Another flashpoint in East Asia involves mini-archipelagos that fleck the Sea of Japan and the East and South China seas. In August, South Korea and Japan traded venom again over islands—basically a collection of rocks—in the Sea of Japan that the Koreans, who control them, call Dokdo, and the Japanese, who claim rightful ownership, know as Takeshima. When the South Korean president flew there on August 10, the Japanese were infuriated. Japan recalled its ambassador to South Korea and lodged a formal protest. South Korea sent back Japan’s written complaint.
China and Japan have their own quarrel over the Diaoyutai (in Chinese) or Senkaku Islands (in Japanese). When Japanese activists or politicians visit these East China Sea islets or Chinese trawlers play chicken with the Japanese Coast Guard, tempers flare on both sides. The blogosphere sizzles; sabers rattle; jingoistic banners flutter. There was a replay in August. Furious crowds in China vandalized Japanese cars and restaurants after Japan detained and deported a Chinese group that landed on one of the islands. The news broke this month that the Japanese government was moving to buy the islands from their owner. Beijing, already incensed by reports this spring that Tokyo’s ultranationalist governor, Shintaro Ishihara, was planning to mobilize funds to that the city could acquire them, warned that it would defend its sovereign rights in the face of an illegal act.
In the South China Sea, China, Taiwan and Vietnam each claim the Paracel Islands, and China, Taiwan, Vietnam, the Philippines, Malaysia and Brunei claim the Spratly Islands. Chinese maps proclaimed ownership of both clusters via its “Nine-Dashed Line,” which, for good measure, encloses virtually the entire South China Sea. Beijing says it’s open to negotiations in principle, but it has spurned them in practice, dismissing rival claims and flaunting its naval power. Its message: might makes right.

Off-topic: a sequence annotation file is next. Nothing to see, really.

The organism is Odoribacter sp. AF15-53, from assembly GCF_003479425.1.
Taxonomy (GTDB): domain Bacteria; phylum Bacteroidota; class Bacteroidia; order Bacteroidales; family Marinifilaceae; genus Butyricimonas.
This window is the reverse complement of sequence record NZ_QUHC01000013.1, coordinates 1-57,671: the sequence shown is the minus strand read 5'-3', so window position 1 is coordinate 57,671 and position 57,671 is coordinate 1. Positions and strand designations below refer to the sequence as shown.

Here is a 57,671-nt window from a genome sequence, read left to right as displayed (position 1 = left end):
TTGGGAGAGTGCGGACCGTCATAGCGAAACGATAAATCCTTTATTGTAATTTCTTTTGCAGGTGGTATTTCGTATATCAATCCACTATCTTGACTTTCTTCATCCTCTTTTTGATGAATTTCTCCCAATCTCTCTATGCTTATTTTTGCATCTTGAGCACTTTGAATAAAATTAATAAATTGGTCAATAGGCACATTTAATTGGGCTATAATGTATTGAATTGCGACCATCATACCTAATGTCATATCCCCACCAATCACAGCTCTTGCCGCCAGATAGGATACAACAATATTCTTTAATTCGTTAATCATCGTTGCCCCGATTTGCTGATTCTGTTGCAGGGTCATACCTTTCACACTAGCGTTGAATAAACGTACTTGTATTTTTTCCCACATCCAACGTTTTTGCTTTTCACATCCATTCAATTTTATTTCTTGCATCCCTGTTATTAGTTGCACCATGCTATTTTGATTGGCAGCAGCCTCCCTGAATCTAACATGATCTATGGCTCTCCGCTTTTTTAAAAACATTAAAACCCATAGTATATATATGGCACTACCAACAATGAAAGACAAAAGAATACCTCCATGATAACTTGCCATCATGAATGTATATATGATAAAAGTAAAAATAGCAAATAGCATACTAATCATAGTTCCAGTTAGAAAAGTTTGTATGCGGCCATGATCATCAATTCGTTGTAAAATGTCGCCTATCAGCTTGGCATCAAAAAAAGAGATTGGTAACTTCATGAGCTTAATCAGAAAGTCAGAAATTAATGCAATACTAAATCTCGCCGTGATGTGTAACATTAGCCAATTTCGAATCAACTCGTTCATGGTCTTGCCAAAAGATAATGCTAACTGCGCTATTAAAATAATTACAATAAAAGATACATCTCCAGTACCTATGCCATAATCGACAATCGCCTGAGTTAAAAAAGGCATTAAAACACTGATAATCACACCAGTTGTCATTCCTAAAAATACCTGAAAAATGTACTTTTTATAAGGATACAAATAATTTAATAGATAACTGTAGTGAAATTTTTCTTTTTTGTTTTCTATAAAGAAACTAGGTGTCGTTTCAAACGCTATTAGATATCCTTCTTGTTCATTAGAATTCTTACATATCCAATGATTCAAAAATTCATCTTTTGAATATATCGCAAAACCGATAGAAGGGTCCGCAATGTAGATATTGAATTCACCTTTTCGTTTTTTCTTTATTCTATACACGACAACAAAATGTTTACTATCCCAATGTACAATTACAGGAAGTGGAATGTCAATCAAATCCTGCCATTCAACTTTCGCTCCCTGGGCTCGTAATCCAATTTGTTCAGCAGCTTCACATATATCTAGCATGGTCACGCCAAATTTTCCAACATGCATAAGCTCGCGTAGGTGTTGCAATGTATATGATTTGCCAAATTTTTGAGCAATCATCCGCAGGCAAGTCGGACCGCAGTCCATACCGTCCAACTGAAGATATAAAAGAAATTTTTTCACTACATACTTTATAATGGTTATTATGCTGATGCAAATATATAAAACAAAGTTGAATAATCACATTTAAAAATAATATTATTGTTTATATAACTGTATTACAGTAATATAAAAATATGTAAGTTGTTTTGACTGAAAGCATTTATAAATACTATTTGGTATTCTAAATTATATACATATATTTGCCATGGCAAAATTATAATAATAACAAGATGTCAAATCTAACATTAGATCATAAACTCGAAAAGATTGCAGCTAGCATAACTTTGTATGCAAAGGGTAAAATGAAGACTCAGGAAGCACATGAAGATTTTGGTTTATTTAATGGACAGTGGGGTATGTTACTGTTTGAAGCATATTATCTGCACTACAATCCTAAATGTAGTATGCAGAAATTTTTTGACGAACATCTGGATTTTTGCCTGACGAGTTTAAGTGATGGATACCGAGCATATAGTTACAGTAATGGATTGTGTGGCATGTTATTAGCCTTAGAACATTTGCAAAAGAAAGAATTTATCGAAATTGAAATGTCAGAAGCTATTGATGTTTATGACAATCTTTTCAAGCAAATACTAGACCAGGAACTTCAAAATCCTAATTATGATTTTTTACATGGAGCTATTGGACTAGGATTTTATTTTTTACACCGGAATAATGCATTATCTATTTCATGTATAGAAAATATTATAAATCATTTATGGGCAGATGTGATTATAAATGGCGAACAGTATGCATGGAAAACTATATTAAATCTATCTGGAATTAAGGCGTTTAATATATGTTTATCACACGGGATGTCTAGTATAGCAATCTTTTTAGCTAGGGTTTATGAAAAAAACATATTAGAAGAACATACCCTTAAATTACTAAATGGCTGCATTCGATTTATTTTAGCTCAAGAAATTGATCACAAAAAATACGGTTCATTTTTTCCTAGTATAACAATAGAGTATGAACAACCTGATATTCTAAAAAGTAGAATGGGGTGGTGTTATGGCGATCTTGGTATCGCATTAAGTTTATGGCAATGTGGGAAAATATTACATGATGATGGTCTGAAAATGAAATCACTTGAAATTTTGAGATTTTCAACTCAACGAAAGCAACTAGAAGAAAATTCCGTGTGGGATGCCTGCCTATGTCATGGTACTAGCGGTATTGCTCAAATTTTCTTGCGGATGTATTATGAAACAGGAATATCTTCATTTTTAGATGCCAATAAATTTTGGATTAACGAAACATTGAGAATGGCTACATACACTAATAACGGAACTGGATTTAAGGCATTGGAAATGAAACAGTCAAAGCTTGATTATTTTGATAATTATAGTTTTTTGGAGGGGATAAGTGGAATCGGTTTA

Ultimately, the tub-thumping over maritime rocks is less about sea-lanes, fishing grounds and energy deposits than about fear, anger and suspicion—and as it was once in Europe, all these anxieties are rooted in the past.
True, East Asia’s dense trade ties demonstrate the gains from win-win interactions, but the region lacks counterparts to the EU or NATO that can promote joint problem solving and shared security. And despite East Asia’s many achievements (China’s spectacular growth rates; South Korea’s emergence as a world-class economic power and a democracy; Japan’s military minimalism) the region has multiple sources of instability and conflict.
The claim that a narrow nationalism has reemerged in Europe is weak on at least two counts. First, it exaggerates the extent to which national sentiment had been transcended by a pan-European identity and also lacks a comparative context. The run-up to the big decisions the EU has taken (the admission of Britain, the design and later reform of the common agricultural policy, and the introduction of the euro, for instance) revealed national divisions. Second, the claim that nationalism has made a comeback in Europe is devoid of comparative perspective. Are European countries more nationalistic now than they were prior to the emergence of the EU? Certainly not. Comparing Europe with Asia—and Europe’s past with its present—provides perspective at a time when pessimism about Europe prevails. For all of its present problems, "Europe" hasn’t failed. Nor, if one uses a reasonable standard, is failure likely.
Rajan Menon is the Anne and Bernard Spitzer Professor of Political Science at the City College of New York/City University of New York and the author, most recently, of The End of Alliances (Oxford University Press, 2007).